Marina opens her hand and shows Abuelo her white tooth. 

The Tooth Fairy and El Raton Perez look at the gleaming tooth in ecstasy. 

It would complete El Raton Perez’s family collection. 

It would be the perfect jewel to start a new collection for the Tooth Fairy too. 

“I’ll abide by her decision,” El Raton Perez says, although it takes much fortitude for him to pronounce the words.

“Whatever makes her happy,” says the Tooth Fairy, wiping a tear from her eyes.

Marina waits for Abuelo’s advise. 

El Raton Perez and the Tooth Fairy hold hands in the shadows.

Finally, Abuelo says, “Our family comes from all the corners of the world. You’re both an American and a Latina girl. You were born in this beautiful place we now call home, but you also carry a beautiful heritage. You’re like a river that runs over many lands. You carry the best from all the places our family has loved.”

He kisses Marina on the forehead before he leaves the room.

Marina opens a pewter box with a fairy engraved on the lid. She polishes her baby tooth for the last time and carefully places it on a cotton pillow. Before she closes the lid, she also puts a silk flower for the Tooth Fairy and a piece of cheese for the mouse.

“You can both come to my house,” Marina whispers with closed eyes. “I am both a girl of this land and the land my family came from. Mama says sharing is important. You can both share me.”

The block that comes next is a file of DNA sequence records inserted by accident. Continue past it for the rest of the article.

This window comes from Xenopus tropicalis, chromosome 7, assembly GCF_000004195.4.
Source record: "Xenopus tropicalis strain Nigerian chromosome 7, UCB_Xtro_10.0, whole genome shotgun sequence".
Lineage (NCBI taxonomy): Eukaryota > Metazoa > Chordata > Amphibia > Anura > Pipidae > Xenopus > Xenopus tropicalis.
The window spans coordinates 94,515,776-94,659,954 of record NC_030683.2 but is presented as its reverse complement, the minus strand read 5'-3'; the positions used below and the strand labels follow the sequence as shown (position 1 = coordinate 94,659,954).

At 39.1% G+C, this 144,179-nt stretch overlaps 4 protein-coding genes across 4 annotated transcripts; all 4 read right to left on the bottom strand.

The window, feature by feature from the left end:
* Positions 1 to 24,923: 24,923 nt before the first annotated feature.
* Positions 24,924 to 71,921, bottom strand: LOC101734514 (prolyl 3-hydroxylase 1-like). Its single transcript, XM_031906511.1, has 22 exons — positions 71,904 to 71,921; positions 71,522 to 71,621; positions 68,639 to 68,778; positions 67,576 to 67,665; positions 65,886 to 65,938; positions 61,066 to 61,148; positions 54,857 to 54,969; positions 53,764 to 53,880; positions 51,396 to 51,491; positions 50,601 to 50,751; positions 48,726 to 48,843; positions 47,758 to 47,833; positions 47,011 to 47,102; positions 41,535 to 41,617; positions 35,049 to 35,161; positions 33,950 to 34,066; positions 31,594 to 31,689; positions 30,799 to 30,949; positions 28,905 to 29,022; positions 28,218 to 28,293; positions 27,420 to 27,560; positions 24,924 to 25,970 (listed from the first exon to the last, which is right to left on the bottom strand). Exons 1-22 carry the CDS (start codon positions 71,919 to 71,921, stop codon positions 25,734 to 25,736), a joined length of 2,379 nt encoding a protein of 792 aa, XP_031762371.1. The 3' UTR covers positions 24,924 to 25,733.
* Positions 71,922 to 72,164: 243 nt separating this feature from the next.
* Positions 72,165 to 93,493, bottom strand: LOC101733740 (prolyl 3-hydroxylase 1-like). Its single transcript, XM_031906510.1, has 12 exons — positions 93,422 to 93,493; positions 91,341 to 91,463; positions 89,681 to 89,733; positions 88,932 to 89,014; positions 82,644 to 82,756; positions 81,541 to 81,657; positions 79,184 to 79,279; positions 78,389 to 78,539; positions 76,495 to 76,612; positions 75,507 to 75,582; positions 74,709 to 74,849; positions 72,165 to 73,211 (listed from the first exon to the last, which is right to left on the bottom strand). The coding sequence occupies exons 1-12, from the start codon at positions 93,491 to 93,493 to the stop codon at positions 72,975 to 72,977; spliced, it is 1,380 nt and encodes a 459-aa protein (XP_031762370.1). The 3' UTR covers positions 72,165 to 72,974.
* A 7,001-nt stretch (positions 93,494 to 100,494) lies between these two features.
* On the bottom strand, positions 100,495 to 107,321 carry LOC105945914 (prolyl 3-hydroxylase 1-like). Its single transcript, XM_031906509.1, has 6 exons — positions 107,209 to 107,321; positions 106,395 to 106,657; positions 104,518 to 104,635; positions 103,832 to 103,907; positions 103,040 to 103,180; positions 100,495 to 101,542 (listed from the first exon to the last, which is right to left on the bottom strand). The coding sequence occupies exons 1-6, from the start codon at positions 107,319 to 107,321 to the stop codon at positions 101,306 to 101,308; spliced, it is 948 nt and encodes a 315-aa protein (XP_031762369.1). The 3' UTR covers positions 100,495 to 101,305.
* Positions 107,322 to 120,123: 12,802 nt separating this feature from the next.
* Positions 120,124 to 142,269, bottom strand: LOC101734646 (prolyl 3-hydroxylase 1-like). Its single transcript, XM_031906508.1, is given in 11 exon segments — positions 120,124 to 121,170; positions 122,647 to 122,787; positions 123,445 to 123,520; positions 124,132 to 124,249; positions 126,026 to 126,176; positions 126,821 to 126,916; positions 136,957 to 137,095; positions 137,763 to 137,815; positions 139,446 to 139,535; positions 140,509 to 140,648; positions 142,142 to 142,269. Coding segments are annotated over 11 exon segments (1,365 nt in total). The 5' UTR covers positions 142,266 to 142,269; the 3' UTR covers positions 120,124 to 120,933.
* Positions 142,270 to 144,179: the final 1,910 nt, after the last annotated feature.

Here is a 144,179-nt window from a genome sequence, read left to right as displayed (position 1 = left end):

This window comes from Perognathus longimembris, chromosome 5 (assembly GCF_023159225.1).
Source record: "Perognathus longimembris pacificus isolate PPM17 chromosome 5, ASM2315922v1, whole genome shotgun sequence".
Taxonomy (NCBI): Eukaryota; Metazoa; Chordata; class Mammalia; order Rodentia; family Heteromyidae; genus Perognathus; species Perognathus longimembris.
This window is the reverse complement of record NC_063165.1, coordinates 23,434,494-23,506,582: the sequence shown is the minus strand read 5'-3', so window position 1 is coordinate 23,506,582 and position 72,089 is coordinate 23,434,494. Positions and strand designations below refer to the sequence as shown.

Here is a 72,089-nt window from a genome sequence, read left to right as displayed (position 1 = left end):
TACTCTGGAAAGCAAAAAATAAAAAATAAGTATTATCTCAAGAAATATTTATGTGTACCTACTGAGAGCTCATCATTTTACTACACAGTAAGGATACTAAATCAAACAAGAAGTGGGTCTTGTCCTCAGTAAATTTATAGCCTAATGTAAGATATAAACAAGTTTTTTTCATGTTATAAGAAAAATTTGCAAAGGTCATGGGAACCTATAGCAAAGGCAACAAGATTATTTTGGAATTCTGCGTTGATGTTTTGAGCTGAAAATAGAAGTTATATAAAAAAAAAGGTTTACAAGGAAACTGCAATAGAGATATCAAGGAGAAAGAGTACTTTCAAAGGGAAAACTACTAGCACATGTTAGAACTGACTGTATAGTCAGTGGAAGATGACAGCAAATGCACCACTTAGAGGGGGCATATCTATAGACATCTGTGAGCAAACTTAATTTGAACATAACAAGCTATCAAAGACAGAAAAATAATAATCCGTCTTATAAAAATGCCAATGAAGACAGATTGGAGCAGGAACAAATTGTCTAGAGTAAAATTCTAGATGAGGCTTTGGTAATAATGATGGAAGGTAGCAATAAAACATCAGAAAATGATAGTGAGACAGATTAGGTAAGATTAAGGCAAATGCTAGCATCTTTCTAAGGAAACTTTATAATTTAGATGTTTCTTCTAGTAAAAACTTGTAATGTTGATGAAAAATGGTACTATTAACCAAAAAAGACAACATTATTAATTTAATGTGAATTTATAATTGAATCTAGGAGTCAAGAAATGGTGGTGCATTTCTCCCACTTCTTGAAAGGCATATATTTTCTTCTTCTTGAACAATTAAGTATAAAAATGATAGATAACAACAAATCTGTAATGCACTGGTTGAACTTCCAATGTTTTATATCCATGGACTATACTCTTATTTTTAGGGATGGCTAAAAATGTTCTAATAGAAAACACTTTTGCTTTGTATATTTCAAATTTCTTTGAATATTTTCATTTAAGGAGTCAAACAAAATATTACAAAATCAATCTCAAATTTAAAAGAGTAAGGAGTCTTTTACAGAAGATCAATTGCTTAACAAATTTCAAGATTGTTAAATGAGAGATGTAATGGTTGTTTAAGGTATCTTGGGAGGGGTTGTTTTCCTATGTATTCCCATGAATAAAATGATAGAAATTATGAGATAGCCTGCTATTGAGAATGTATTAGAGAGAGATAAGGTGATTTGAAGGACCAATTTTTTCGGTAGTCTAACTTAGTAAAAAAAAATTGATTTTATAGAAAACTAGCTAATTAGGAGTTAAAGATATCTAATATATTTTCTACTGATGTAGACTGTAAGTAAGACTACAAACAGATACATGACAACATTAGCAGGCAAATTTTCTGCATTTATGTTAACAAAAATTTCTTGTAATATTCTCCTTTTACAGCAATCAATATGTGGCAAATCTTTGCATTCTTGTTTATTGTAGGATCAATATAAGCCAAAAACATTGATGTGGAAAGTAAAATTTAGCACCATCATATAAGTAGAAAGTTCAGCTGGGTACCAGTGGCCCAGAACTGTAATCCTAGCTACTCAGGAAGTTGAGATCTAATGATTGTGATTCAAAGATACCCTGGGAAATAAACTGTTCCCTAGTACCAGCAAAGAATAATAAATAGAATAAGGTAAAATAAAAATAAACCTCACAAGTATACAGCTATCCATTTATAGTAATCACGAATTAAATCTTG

The Tooth Fairy and El Raton Perez hug each other and promise to always work together and advise the other in every need. They will share Marina’s teeth.

The most important duty of being a Tooth Gatherer is the happiness of the child. 

The next day at school, there isn’t a happier child than Marina. She holds a golden coin from the country she was born and a silver coin from the country her family came from. In her heart, she has the best present of all: the knowledge that she belongs to two cultures, and she is only richer for it.  




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4 comments:

Julie Daines said...

Yamile, this is absolutely beautiful! Maybe it's because I know you and your family, but it seriously brought tears to my eyes! And I can't remember the last time that happened from reading a story. Lovely!

Taffy said...

Yamille! I LOVE your writing. Your stories always introduce me to beautiful and bright vistas.

Scott said...

This was fun and beautiful. Great story!

Tiffany Dominguez said...

Wow, Yamile. This is amazing. I can imagine how many children struggle with this--divided cultures, loyalties, maybe even divided within a family or within themselves. You are brilliant, my friend!